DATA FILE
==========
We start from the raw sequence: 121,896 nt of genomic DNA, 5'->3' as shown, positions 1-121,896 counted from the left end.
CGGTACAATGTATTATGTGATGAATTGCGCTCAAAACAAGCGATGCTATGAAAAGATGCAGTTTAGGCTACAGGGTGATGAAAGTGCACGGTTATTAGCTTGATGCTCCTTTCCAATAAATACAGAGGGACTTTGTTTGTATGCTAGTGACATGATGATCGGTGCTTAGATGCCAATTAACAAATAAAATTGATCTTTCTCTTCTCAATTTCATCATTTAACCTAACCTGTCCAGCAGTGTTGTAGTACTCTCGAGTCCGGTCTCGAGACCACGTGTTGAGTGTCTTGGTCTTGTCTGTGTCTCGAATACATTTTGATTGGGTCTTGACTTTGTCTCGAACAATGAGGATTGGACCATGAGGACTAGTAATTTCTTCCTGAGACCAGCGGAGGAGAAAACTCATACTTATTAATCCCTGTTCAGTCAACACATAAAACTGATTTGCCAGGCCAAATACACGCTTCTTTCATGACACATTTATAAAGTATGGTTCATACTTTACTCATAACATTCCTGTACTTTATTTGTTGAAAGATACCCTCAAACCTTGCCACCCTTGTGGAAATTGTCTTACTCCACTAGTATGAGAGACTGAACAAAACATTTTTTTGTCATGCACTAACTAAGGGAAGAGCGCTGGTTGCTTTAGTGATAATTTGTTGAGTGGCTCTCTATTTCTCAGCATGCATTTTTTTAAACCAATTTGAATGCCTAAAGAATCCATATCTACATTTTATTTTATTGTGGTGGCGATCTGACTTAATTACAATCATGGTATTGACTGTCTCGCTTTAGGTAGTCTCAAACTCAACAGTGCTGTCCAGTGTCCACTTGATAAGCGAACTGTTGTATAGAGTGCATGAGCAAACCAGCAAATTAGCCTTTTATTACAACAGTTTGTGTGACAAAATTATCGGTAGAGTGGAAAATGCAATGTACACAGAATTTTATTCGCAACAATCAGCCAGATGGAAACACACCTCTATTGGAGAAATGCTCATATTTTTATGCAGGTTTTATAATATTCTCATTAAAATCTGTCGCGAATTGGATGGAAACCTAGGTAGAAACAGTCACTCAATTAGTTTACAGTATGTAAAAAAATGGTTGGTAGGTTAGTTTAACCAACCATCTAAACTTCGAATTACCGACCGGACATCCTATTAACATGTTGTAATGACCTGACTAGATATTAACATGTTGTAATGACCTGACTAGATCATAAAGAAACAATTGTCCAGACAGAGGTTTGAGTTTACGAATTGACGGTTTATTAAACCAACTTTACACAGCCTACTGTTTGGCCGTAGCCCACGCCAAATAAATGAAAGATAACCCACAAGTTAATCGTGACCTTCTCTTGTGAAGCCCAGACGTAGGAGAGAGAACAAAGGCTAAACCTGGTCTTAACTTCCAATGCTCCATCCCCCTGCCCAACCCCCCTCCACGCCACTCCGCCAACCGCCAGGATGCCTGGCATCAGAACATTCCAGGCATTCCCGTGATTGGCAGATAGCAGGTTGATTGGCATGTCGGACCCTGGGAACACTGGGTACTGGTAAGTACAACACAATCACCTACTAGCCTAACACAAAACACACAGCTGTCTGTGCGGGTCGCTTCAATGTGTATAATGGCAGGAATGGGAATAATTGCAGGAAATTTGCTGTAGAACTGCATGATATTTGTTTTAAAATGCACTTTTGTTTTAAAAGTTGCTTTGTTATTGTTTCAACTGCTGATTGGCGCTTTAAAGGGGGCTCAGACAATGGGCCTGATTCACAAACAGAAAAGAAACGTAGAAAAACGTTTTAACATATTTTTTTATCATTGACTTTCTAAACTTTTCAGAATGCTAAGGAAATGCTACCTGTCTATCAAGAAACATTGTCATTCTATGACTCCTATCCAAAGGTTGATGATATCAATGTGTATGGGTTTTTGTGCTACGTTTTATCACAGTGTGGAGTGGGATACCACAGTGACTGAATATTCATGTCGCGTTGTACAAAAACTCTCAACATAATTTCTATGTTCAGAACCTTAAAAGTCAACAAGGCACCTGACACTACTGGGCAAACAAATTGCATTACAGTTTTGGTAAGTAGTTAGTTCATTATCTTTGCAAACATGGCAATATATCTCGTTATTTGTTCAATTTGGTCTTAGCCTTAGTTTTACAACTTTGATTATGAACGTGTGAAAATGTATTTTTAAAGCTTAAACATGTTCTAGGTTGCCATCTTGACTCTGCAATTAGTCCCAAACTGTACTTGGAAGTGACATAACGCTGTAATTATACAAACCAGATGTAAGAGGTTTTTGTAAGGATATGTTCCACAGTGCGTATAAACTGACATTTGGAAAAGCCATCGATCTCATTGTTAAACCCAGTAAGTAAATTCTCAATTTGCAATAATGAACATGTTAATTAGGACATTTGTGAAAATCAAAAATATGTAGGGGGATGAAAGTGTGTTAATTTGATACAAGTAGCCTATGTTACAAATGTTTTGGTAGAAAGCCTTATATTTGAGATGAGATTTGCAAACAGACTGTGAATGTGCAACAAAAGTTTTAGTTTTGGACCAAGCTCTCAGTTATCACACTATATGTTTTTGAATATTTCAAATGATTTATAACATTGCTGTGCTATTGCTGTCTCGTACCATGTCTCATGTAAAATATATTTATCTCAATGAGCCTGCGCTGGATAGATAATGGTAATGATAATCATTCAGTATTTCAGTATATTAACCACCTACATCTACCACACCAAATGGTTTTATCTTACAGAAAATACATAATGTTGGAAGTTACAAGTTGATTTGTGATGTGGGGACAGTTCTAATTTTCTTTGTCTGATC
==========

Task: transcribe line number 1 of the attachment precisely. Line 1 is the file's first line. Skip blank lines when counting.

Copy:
We start from the raw sequence: 121,896 nt of genomic DNA, 5'->3' as shown, positions 1-121,896 counted from the left end.